Postdoctoral Research Fellow
- I completed my Ph.D. degrees in Economics at University College London and University of Siena both in August 2015.
- My research interests are behavioral and experimental economics in the context of development economics.
- I will be available for interviews in Chicago in January 2017.
My job market paper tests an unintended benefit of a Conditional Cash Transfer program on coordination among their beneficiaries. I design and conduct a laboratory economic experiment in the field based on a weak-link Coordination game. There is a sizable effect of exposure to the CCT program on coordination effort: those exposed to the program for over a year are not just coordinating; they are more likely to exert the highest level of effort and reach higher earnings. Collected data is rich enough to establish that the improvement in coordination is not due to potential confounding factors such as willingness to cooperate, connectivity or socio-economic characteristics. A structural choice model of the individual decision to coordinate sheds light on the role of beliefs about others’ behavior and suggests the presence of a coordination device to avoid the risk dominant equilibrium: the certainty in assessing what others do. The findings support nascent initiatives to influence beliefs through policy instruments.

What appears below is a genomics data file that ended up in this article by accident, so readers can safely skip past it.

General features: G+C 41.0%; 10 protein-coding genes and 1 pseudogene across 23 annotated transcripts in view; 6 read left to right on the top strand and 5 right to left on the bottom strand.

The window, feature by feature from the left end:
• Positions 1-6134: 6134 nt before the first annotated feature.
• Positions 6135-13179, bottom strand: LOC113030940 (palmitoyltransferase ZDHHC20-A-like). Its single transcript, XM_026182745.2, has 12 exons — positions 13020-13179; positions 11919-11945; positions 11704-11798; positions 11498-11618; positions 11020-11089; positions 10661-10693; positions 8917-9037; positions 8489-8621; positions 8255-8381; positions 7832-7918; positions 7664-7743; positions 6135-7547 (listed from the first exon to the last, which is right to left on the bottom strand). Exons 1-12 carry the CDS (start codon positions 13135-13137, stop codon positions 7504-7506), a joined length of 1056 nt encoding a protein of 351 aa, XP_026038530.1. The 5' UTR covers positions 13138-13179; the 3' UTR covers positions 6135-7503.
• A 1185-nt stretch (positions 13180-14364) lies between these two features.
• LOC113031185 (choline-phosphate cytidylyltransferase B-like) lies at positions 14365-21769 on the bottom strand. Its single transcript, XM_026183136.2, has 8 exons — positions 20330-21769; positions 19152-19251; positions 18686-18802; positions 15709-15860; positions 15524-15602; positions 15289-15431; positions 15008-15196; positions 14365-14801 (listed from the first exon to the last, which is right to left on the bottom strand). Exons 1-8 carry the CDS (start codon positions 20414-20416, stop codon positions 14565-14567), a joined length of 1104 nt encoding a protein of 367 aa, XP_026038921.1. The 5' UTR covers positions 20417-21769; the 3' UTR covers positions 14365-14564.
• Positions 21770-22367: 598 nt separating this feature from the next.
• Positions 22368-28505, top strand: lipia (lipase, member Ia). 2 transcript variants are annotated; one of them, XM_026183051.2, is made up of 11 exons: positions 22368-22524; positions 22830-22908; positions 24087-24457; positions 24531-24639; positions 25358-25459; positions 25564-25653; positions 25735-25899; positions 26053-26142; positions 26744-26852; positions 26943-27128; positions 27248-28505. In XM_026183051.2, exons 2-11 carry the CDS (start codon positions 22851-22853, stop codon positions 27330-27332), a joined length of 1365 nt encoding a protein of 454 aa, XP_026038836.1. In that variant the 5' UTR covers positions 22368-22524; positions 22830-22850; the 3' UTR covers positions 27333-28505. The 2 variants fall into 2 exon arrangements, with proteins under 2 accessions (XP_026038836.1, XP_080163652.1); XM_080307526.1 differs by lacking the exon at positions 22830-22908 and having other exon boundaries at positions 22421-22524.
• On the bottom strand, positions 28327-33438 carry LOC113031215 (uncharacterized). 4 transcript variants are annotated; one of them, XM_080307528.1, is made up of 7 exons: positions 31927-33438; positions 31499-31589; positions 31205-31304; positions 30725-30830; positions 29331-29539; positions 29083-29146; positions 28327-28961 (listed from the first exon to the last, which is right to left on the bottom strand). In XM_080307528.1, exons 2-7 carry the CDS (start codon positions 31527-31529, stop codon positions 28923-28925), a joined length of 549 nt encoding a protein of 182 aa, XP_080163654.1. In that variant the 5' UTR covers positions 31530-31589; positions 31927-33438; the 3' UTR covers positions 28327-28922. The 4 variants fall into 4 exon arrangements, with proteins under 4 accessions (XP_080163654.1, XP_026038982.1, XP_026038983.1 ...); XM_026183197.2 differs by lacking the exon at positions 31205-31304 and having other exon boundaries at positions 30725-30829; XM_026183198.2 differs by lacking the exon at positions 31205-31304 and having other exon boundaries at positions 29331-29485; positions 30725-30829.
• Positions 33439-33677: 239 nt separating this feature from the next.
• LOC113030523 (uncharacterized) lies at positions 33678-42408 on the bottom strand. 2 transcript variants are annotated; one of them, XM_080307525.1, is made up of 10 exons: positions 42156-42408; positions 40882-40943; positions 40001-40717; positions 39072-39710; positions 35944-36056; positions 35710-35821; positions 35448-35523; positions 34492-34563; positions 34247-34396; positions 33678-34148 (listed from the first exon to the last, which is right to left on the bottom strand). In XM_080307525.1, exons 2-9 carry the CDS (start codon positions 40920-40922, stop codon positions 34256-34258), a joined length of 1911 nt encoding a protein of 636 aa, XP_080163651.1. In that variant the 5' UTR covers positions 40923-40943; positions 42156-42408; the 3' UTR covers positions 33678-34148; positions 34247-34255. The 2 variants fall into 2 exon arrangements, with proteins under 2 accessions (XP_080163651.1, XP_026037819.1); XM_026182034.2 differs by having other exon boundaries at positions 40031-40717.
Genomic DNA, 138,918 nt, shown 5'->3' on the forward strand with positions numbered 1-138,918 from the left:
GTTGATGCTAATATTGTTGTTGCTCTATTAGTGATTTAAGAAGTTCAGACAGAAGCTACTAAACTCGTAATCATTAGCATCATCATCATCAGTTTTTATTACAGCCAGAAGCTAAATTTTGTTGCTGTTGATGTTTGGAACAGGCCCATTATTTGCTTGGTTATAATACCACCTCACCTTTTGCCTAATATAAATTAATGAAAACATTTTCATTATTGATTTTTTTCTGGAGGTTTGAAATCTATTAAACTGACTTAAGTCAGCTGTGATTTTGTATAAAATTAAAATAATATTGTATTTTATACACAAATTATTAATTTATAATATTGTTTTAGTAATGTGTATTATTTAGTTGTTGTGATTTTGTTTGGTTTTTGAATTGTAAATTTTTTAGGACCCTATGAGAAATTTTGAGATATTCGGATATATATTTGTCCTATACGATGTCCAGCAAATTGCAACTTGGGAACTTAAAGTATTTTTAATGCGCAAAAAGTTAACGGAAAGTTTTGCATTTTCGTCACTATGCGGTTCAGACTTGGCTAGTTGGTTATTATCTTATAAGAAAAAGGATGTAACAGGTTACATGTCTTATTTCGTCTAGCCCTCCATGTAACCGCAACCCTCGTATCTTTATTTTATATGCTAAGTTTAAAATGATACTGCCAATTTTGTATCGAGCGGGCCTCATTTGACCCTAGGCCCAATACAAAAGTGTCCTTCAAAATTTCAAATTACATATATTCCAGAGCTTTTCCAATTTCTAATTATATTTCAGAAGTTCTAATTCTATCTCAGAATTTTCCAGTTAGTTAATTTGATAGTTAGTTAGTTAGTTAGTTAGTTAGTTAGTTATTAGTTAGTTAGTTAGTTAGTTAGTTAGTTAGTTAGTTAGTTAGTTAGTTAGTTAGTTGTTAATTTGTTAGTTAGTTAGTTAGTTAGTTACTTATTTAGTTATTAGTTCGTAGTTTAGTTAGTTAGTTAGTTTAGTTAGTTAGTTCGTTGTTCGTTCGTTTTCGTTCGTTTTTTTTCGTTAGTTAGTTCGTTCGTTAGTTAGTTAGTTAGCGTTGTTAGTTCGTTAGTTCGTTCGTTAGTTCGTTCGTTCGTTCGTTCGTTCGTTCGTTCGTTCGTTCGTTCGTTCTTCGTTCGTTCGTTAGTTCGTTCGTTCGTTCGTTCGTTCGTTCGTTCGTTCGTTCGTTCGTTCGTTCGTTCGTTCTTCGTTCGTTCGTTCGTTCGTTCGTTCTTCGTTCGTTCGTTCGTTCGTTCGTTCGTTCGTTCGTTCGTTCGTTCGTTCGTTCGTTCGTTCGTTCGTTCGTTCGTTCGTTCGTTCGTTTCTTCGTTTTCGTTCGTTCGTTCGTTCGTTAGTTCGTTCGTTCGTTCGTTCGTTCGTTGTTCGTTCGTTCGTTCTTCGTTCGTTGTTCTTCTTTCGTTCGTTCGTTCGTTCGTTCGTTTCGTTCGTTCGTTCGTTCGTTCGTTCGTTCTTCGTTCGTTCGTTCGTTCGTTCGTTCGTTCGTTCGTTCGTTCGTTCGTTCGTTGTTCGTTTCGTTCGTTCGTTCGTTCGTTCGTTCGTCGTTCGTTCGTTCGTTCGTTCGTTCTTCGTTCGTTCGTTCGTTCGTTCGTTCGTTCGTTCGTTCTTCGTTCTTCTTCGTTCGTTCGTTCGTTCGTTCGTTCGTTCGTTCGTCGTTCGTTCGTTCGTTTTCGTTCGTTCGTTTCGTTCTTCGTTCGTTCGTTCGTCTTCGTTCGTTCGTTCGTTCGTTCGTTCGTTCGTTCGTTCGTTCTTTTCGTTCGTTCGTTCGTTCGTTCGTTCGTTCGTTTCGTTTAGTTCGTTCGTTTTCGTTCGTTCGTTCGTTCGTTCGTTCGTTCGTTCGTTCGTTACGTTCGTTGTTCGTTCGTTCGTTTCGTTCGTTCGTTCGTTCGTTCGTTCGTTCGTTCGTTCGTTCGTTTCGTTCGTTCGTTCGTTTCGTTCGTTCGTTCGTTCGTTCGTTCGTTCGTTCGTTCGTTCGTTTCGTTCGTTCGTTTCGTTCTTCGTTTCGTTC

Teaching and Research Fields
- Experimental Economics
- Development Economics
- Behavioral Economics
- Applied microeconometrics
- Orazio Attanasio - University College London
- Samuel Bowles - Santa Fe Institute
- Syngjoo Choi - Seoul National University
- Phone: +1(734)277-1984
- Department of Economics
- University of Notre Dame
- 838 Flanner Hall
- Notre Dame, IN 46556 USA